All posts by visakanv


eg. if a blogpost involved 2 other writers + design, and had a hard deadline, how do you reconcile the timeline?

first I try to come up with something that will let me ship it passably even if say all 3 of them mysteriously disappeared

next I give them a deadline that is a few days earlier than the actual deadline

and I check in on them every day to see how progress is going, and offer help/suggestions

and at a meta level I try to avoid having blogposts with hard deadlines that are contingent on other people’s input to begin with, ie I collect all of the inputs I can ahead of time if possible, and build up a queue of passable content in the interim

despite all of this there will always be some things that miss the planned deadline, because we tend to have ambitious deadlines to begin with

how’s that worked out so far?

about as well as it can, I think. the bottleneck is my own inefficiency

Asking For A Raise

A friend messaged me earlier to say that he was chatting with his HR about asking for a raise. “He said I should just ask, because the worse I can be told is ‘no’. I think I deserve a raise, given my new job scope. But sometimes I still have imposter syndrome.”

Ideally, an organization should have a regular scheduled process for addressing this – like a quarterly or bi-annual performance review. At a high-tempo workplace like a startup, an annual review is probably too infrequent.

Compensation shouldn’t be about feelings – it should be about the amount of value that you’re adding to your organization.

If you normally only have an annual review (as my friend does), you should probably request a meeting about 3 months into a new role.

“I don’t know how to ask for it. I guess I’ll ask as tactfully as I can, and the worst the can say is no.”

I think this is actually setting yourself up for failure. If you ask “Um, can I have a raise please?”, it’s very easy to say no to that. Your manager might sense that you’re not very sure of yourself, and that you’ll accept no for answer. It might seem like you’re already kind of defeated inside. Perhaps they’ll buy you a drink and say nice things, which is touching, but it doesn’t improve your position.

You want to make it easy for them to say yes. You want them to think to themselves, “Wow, this person is focused and committed to improving herself. She’s clear about how she measures her progress, and she’s going to keep growing and levelling up as a contributor. I can say yes and earn her ‘loyalty’, or I can say no and she’ll probably end up moving to somewhere else that appreciates her better.”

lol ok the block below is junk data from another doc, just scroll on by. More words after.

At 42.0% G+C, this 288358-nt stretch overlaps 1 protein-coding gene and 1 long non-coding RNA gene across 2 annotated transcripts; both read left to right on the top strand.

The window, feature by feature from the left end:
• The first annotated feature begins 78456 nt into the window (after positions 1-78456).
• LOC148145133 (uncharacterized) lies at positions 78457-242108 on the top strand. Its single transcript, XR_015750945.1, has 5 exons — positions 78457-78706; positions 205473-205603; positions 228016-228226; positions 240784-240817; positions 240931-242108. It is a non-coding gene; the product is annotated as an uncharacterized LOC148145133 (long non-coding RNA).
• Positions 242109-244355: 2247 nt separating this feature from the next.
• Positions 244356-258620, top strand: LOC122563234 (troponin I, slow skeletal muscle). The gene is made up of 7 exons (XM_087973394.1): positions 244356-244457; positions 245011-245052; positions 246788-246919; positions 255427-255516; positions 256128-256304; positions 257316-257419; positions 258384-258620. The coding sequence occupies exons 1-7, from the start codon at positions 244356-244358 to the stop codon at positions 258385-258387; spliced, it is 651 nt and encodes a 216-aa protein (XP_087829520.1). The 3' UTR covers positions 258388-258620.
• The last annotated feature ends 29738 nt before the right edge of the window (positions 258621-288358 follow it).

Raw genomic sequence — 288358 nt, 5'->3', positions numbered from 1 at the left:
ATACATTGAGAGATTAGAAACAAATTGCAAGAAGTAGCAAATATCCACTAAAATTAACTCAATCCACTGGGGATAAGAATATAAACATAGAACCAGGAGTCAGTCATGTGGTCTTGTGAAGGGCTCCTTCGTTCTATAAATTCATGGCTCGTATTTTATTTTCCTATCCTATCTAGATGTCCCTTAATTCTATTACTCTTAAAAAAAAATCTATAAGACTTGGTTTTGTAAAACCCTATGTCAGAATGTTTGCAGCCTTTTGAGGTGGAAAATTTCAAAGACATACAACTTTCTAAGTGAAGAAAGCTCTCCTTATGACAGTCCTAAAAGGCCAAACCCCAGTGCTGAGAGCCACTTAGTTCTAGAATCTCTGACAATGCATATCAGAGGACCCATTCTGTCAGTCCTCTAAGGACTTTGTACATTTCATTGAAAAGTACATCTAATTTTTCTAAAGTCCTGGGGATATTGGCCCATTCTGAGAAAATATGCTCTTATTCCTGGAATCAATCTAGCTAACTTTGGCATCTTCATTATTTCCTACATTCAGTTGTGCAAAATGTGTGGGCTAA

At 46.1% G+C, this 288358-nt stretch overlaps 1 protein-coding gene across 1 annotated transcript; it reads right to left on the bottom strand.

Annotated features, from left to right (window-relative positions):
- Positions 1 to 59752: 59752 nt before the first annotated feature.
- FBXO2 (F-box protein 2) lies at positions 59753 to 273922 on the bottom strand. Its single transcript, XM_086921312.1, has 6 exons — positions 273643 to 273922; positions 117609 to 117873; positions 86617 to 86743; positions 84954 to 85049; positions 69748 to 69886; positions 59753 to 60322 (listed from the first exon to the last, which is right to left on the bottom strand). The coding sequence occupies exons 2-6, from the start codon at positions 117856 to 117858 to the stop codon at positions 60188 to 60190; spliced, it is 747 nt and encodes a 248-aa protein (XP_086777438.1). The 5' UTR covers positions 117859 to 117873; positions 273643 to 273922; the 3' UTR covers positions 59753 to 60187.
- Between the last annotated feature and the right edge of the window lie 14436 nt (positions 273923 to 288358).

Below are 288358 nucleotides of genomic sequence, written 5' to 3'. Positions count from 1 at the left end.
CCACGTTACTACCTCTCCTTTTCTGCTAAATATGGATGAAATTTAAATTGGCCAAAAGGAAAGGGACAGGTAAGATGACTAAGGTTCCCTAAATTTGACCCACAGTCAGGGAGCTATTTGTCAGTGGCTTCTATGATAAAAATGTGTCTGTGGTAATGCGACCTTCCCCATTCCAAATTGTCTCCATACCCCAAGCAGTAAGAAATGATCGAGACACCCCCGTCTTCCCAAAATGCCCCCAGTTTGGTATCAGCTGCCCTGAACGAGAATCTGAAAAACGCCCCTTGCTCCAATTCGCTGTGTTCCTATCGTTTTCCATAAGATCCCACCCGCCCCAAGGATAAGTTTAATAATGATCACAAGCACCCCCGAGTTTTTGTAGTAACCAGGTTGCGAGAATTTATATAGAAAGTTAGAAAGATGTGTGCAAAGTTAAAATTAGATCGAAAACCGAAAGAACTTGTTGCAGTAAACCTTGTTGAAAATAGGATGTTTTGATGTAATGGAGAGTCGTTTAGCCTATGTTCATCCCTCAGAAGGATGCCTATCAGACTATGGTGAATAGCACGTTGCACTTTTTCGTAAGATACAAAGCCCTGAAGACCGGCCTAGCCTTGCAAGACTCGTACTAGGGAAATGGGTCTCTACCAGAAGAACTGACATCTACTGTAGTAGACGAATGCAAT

Looking Pretty

> Marketing is all about looking pretty (as a company)

This is a complete misunderstanding about the fundamental utility of marketing. It would be roughly akin to saying “innovation is all about adding new features”. (Actually even that isn’t quite bad enough.)

Marketing and innovation are the yin-yang dynamic at the heart of every product or every company. It’s like a waltz. Marketing is about developing deep insights into customers (as patterns of human behavior) and the using that to inform the product, and inform the messaging.

Assuming marketing is about looking pretty is like assuming bodybuilding is about getting spray tans. There’s a lot more going on under the hood.

Beware Formal Tics In Writing

Was giving a friend some writing feedback, and realized there’s a simple name for what most new writers struggle with: a formal tic.

It begins in school, where we’re conditioned to write for examiners. We’re artificially incentivized to use big words and elaborate sentences. And we continue to write for imaginary examiners long after we’ve graduated.

Some people do this reflexively, because they worry they won’t be taken seriously.

Others do this deliberately, to intimidate readers into submission.

And sometimes we’re plain lazy, using multiple words (“I’m intrigued and fascinated…”) because choosing the most appropriate word can be hard work.

In all cases, it can become a habit that’s hard to shake. It gets even harder if you fall into the trap of deciding that overwrought words are your “style” or “voice”.

It takes some guts to keep things simple. But that’s the price you’ve got to pay if you’re serious about writing better.

Contradictions in marketing

  • Perfect vs MVP
    • “When you’re a carpenter making a beautiful chest of drawers, you’re not going to use a piece of plywood on the back, even though it faces the wall and nobody will see it. You’ll know it’s there, so you’re going to use a beautiful piece of wood on the back. For you to sleep well at night, the aesthetic, the quality, has to be carried all the way through.” – Steve Jobs said this, and yet the Apple I was a total MVP
  • Cooperation vs God-leader
    • “My model for business is The Beatles. They were four guys who kept each other’s kind of negative tendencies in check. They balanced each other and the total was greater than the sum of the parts. That’s how I see business: great things in business are never done by one person, they’re done by a team of people.”

Ogilvy, on Billboards

“As a private person, I have a passion for landscape, and I have never seen one improved by a billboard. Where every prospect pleases, man is at his vilest when he erects a billboard. When I retire from Madison Avenue, I am going to start a secret society of masked vigilantes who will travel around the world on silent motor bicycles, chopping down posters at the dark of the moon. How many juries will convict us when we are caught in these acts of beneficent citizenship?”

― David Ogilvy, Confessions of an Advertising Man

See: Ogilvy’s best selling headlines

Tesla’s Marketing Genius – Why Elon Musk Uses The Term “Gasoline Cars”

This was an old post I wrote in 2013.